Experts estimate that approximately 8.5 million tons of furniture waste is sent to landfills each year, even though much of the “waste” is still usable either as parts or as a whole. Over the past decade, though, increased interest in furniture waste has forged important and fruitful relationships, according to a Waste360 article highlighting the diversion efforts of corporations around the country.
Environmental firm Green Standards works with two Michigan-based manufacturers, General Motors and Herman Miller, to find creative solutions for excess furniture. For instance, furniture and other material from a decommissioned GM office was given a second life at Cody High School in Detroit, supplementing everything from new classrooms to the urban gardening program.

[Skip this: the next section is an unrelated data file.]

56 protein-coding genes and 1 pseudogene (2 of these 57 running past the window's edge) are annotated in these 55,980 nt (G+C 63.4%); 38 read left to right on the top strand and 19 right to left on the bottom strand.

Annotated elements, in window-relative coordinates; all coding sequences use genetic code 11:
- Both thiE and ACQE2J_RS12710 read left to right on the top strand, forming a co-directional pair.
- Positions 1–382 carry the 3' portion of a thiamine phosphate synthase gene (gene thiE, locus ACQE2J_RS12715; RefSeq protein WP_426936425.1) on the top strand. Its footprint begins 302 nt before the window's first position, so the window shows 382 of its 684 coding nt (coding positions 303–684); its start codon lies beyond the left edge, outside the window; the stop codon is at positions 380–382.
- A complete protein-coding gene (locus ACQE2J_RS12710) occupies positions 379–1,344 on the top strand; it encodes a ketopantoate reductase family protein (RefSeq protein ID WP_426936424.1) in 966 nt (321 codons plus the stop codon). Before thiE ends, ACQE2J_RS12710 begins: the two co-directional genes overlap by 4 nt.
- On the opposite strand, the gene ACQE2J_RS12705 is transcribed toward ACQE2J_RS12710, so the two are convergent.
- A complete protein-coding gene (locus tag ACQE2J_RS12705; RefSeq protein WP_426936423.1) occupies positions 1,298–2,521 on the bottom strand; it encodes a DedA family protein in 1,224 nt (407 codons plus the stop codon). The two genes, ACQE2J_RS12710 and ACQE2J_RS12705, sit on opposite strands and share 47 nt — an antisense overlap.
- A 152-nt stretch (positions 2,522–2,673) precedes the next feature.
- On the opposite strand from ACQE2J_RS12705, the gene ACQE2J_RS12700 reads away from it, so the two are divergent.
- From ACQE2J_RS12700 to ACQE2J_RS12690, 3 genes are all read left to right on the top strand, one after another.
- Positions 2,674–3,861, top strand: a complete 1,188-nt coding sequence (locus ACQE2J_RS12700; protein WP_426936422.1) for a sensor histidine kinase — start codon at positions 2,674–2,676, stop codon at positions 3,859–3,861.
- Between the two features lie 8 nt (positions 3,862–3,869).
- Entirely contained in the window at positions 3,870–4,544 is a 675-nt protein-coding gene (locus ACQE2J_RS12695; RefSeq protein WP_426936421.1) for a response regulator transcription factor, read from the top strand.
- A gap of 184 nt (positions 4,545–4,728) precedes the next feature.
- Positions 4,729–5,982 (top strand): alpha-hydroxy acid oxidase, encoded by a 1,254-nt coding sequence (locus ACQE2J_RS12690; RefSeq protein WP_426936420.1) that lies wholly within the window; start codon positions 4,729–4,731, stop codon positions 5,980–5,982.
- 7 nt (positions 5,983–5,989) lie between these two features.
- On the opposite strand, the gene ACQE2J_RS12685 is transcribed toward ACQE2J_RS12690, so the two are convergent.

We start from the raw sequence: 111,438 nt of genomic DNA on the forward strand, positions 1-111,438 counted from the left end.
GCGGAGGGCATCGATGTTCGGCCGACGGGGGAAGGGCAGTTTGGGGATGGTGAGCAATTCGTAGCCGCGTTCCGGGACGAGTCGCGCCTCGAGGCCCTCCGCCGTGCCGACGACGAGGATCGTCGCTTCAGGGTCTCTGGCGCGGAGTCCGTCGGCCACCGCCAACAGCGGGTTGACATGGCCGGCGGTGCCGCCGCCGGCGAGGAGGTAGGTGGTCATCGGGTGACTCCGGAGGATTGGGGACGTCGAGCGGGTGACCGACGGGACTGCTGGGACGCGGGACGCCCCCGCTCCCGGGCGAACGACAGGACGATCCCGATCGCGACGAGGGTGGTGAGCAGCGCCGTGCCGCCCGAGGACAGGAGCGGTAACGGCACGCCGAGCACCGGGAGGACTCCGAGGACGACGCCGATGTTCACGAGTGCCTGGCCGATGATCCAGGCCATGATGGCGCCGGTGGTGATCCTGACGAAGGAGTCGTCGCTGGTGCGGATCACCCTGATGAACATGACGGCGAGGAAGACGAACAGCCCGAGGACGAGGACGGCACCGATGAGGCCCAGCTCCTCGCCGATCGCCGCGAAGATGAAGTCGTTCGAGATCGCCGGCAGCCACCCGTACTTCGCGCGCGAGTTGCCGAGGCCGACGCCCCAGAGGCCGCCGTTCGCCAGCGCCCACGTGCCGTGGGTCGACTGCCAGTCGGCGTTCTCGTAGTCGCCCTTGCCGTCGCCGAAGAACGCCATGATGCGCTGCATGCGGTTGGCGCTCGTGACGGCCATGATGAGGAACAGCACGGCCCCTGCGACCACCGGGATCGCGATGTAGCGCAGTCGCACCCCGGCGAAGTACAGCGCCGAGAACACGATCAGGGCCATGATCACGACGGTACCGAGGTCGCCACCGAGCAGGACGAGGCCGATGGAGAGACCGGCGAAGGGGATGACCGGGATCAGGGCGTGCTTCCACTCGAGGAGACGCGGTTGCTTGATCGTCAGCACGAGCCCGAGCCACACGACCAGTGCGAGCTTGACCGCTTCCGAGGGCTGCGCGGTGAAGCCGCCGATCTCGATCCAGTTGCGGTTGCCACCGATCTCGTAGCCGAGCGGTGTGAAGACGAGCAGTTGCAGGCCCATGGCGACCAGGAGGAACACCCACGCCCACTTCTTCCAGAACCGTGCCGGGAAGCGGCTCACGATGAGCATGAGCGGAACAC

This tactic has been very successful in furniture waste reduction efforts. IRN: The Reuse Network, a matchmaking service that connects businesses and institutions with nonprofits and schools who need their surplus furniture, reports that it partnered with over 100 recipients in 2016 to repurpose 7.5 million tons of furniture.
At Herman Miller, the recycling process starts in the design stages – a focus on “cradle-to-cradle” design means a responsible post-consumer life for the products is imagined in the initial engineering stages. Combined with parallel donation efforts, the eight years of focus on reuse and recycling have diverted about 6,000 tons of waste, with a projected goal of 125,000 tons by 2023.
RecyclingWorks in Massachusetts assists businesses and institutions with waste reduction, such as reuse, recycling, and food waste diversion. To speak to a recycling expert, call our hotline: (888) 254-5525 or email us at email@example.com.